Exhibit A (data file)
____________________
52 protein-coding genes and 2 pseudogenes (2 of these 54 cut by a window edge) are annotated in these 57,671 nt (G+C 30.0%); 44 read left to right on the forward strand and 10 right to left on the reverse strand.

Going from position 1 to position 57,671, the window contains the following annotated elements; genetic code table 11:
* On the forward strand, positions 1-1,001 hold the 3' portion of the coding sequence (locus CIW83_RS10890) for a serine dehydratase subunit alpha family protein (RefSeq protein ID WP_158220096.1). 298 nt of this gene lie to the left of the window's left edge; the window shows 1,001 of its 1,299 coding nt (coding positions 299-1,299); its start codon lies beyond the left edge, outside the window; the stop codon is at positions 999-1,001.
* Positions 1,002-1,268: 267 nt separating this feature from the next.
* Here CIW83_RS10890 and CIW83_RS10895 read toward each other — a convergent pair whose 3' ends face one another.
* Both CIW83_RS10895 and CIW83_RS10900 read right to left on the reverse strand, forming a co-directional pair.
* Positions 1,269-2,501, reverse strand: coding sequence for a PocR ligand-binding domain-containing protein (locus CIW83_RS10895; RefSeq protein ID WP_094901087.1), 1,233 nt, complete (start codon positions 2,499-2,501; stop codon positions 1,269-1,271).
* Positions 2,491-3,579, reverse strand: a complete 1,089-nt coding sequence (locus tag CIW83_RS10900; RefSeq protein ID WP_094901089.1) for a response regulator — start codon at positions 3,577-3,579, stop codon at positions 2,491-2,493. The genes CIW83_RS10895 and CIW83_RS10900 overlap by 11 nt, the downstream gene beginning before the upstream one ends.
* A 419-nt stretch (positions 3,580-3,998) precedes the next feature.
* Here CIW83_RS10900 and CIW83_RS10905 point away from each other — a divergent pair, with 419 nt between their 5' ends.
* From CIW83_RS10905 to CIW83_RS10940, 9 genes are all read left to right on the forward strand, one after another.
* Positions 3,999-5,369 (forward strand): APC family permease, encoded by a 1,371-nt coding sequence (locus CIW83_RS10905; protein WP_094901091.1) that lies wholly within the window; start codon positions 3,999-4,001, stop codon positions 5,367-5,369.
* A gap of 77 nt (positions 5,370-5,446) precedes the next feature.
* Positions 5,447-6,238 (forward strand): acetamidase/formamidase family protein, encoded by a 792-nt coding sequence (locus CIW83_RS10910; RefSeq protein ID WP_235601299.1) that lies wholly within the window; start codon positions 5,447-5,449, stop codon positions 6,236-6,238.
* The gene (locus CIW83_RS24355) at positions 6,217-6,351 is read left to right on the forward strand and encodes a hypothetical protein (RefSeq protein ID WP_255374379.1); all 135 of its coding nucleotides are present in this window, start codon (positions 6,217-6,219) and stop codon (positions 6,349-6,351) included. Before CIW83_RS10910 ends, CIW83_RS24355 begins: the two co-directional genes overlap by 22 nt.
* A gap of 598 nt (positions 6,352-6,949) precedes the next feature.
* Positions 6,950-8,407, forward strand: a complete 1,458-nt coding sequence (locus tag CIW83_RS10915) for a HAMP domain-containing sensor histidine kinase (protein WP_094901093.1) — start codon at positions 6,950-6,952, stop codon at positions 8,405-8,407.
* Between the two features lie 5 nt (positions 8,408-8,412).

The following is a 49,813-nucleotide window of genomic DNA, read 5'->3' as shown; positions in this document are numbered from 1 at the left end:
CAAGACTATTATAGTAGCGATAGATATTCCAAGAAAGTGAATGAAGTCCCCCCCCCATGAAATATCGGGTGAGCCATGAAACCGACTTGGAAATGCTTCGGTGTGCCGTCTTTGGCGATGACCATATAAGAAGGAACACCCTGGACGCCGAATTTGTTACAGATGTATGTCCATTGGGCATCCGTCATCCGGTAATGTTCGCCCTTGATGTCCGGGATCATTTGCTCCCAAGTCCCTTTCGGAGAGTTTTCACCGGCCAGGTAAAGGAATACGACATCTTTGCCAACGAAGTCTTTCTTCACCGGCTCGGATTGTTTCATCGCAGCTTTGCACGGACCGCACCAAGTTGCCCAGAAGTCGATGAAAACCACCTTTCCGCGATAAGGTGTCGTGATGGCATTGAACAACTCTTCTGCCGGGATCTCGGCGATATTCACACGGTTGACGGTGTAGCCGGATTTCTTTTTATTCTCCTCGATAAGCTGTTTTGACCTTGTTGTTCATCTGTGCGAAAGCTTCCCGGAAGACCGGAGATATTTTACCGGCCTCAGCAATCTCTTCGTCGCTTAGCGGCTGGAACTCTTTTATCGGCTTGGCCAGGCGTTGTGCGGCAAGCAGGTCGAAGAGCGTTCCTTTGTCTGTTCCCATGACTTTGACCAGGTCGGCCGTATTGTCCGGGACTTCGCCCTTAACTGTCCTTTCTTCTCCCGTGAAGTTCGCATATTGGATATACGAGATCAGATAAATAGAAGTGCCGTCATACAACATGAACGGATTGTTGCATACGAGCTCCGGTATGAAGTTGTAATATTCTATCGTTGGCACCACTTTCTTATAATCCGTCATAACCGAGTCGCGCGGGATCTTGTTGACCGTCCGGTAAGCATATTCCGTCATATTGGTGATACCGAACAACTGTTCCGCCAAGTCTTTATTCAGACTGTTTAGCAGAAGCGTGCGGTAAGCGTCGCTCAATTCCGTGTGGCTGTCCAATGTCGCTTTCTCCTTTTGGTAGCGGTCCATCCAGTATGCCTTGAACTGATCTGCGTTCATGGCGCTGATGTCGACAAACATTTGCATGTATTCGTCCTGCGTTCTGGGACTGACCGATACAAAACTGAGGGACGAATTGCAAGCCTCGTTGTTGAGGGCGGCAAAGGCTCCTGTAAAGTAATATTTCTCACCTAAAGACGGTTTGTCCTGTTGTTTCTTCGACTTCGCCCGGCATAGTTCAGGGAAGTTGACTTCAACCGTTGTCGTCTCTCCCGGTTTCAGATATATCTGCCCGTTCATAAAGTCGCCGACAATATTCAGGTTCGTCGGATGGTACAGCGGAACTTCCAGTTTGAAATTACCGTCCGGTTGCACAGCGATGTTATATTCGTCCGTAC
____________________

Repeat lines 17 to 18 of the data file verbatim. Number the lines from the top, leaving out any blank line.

* Positions 6,950-8,407, forward strand: a complete 1,458-nt coding sequence (locus tag CIW83_RS10915) for a HAMP domain-containing sensor histidine kinase (protein WP_094901093.1) — start codon at positions 6,950-6,952, stop codon at positions 8,405-8,407.
* Between the two features lie 5 nt (positions 8,408-8,412).